E-readers were one of the hottest categories of the show this year, and the most compelling new model we've seen is the [[xref:|Plastic Logic Que|Plastic Logic Que]]. This 10.7-inch reader sports a capacitive-touch display that lets you gesture through page turns; it also downloads books from Barnes & Noble's e-book store. It will be available in April in a 4GB Wi-Fi version for US$649, and an 8GB version with Wi-Fi and 3G for $799. --Robert Strohmeyer
  • The 3D Revolution Is Here

    I don't think it's a false start this time: The 3D-product plans for the coming year represent the initial salvos of the [[xref:|coming 3D revolution|HDTV 2010: Get Ready for 3D, More LEDs, OLEDS, Pixels, and Web Services]]. Panasonic's 3D demos were among the most convincing. But the best implementation I saw, unfortunately, is one that won't be coming to market anytime soon: Sony showed its 24.5-inch 3D OLED HDTV as a technology demo only. --Melissa J. Perenson
  • The Need for Speed

    For data speed demons, USB 3.0--announced by a slew of vendors--is shaping up as a promising connection interface. Our early tests of [[xref:|Western Digital's new My Book 3.0|Western Digital's new My Book 3.0]] revealed a desktop hard drive with plenty of performance mojo. While WD's first USB 3.0 product is a desktop 3.5-inch drive, I'm personally looking forward to Seagate's Black Armor PS110, a portable 2.5-inch drive; over an actual USB 3.0 port, such as that announced on some HP models, this drive can run, unpowered, at faster speeds than its USB 2.0 cousins. --Melissa J. Perenson
  • Big-Screen Skype

    LG and Panasonic both announced Skype support for [[xref:|their connected HDTVs|Panasonic Promises 3D Plasma HDTVs by Summer, Adds Skype Support]] (equipped with Webcam accessories). We can look forward to video chat with our loved ones in big-screen 1080p, which could mean the end of calling in underwear and PJs. --Yardena Arar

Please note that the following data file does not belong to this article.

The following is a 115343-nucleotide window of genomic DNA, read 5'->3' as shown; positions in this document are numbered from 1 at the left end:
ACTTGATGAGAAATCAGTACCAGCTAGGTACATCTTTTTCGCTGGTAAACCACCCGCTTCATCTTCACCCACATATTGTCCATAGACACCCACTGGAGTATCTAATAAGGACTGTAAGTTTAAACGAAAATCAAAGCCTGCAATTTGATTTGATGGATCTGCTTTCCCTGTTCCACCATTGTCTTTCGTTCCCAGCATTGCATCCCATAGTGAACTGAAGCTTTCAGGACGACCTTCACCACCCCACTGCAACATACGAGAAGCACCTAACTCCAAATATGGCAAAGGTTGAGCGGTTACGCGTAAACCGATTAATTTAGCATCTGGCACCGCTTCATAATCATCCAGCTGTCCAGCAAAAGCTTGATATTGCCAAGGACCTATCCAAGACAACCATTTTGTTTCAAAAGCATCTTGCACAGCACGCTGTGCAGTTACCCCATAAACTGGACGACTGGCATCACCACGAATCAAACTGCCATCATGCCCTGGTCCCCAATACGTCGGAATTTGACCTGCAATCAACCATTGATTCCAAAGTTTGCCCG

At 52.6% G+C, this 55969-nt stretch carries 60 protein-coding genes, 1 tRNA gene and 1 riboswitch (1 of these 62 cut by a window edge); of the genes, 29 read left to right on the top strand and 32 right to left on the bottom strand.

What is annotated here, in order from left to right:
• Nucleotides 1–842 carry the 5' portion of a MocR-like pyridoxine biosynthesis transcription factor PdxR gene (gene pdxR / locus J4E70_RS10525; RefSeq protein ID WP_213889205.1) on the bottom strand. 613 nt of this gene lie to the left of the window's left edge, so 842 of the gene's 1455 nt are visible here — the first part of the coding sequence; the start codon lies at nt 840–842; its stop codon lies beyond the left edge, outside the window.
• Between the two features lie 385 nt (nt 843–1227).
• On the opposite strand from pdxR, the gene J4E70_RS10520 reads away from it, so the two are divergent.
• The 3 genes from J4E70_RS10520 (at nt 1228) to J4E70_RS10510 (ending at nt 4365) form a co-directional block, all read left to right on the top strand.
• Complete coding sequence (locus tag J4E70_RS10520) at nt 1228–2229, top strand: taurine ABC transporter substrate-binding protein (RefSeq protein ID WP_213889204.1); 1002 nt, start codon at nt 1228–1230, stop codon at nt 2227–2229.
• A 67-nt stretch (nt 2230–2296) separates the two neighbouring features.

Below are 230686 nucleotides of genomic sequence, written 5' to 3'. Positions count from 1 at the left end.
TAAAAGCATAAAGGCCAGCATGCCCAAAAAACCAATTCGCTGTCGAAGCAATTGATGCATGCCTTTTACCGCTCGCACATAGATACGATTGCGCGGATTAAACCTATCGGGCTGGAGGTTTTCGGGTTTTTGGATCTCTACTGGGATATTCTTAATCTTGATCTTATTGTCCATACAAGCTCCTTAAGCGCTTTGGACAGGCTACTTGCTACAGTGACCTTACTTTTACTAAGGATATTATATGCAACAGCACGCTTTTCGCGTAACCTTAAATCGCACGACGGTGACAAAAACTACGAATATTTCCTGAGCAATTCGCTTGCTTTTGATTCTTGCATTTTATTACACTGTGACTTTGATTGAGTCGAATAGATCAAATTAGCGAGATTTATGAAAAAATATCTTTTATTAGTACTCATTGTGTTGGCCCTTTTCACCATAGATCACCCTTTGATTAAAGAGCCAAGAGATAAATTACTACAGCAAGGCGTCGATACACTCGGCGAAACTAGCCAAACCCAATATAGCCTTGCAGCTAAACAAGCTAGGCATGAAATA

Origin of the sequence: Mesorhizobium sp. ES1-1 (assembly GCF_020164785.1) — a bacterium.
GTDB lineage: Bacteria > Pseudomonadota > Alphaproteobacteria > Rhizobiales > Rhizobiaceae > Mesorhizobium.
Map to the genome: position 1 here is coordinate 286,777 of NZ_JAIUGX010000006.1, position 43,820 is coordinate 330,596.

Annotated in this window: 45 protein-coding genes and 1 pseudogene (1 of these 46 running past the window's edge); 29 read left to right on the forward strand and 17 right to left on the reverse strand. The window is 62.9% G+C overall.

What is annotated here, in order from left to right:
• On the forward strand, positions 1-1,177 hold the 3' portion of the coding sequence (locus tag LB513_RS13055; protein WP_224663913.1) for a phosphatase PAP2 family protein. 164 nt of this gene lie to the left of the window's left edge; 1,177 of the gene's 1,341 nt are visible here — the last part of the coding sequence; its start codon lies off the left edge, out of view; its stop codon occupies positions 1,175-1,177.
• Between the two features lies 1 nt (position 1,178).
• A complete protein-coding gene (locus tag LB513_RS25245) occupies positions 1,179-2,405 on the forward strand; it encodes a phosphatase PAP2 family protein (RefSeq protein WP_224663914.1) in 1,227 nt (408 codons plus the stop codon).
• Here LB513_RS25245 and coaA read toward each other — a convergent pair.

• A Boxee Box Alternative: Your PC

    Imation's yet-unnamed Wireless USB shark fin plugs into your LCD television via HDMI, grabbing audio and video from your computer at 15MB per second. Just plug in the included USB dongle, and you'll be flying with 720p video from up to 30 feet away. The price will be less than US$199 in March. I like it, but I'd like it a lot more if TV makers would bundle or integrate it. --Jared Newman
  • An Avalanche of E-Books

    A slew of new e-book readers (including the much anticipated Plastic Logic Que and iRiver Story), plus Amazon's announcement of a global Kindle DX and the unveiling of Microsoft-centric [[xref:|Blio software|Blio software]] for graphics-heavy content, were the major symptoms of e-book fever at CES. If the makers can get the prices down, e-books could really go mass market. --Yardena Arar
  • Internet Radio Revived

    Internet radio has been around for a few years now, but British company Pure has put an innovative twist on it with the [[xref:|Sensia|Sensia]]. With a colorful touch interface, a stylish design, and an endless library of stations from all over the world, the Sensia is one of the most entertaining gadgets I saw at the show. --Ginny Mies
  • A Pocket-Size Printer

    Slim and unobtrusive, Pandigital's Portable Printer is the first to use the Zink zero-ink technology to print images on 4-by-6-inch paper. I liked its size; but more important, the image quality appears to be a vast improvement over that of the [[xref:|early Zink printers|Printing without ink]] that produced wallet-size photos. My test prints looked surprisingly good. --Melissa J. Perenson
  • Stalking the Wild Gadget

    One of the big press events (Digital Experience) went all out with a safari theme, including women in skimpy giraffe costumes and outrageous face and body makeup. Think Cats with spots and platform footwear. --Yardena Arar